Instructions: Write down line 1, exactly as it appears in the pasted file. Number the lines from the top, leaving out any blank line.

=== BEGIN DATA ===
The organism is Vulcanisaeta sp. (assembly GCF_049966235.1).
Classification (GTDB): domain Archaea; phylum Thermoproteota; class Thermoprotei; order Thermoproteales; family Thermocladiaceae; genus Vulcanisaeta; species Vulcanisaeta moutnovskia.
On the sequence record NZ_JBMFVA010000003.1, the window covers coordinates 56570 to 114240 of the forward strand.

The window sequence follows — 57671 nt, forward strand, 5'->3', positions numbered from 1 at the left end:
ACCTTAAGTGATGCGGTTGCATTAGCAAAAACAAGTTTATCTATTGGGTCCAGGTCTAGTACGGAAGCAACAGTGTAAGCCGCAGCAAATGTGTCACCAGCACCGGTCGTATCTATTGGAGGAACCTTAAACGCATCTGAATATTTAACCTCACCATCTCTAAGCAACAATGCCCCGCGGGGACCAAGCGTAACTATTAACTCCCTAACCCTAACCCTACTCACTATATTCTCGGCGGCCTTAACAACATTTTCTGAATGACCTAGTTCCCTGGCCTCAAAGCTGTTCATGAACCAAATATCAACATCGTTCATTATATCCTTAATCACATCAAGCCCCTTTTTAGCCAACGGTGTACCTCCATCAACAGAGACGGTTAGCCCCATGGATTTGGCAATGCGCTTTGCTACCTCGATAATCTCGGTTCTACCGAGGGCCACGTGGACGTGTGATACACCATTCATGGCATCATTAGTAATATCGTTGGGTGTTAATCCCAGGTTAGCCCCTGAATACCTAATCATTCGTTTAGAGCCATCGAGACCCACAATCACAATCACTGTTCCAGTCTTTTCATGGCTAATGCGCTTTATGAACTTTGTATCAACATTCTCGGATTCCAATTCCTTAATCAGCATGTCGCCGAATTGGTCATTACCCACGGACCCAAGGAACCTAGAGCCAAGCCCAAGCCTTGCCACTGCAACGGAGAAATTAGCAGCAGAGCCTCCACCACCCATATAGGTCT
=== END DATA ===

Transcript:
The organism is Vulcanisaeta sp. (assembly GCF_049966235.1).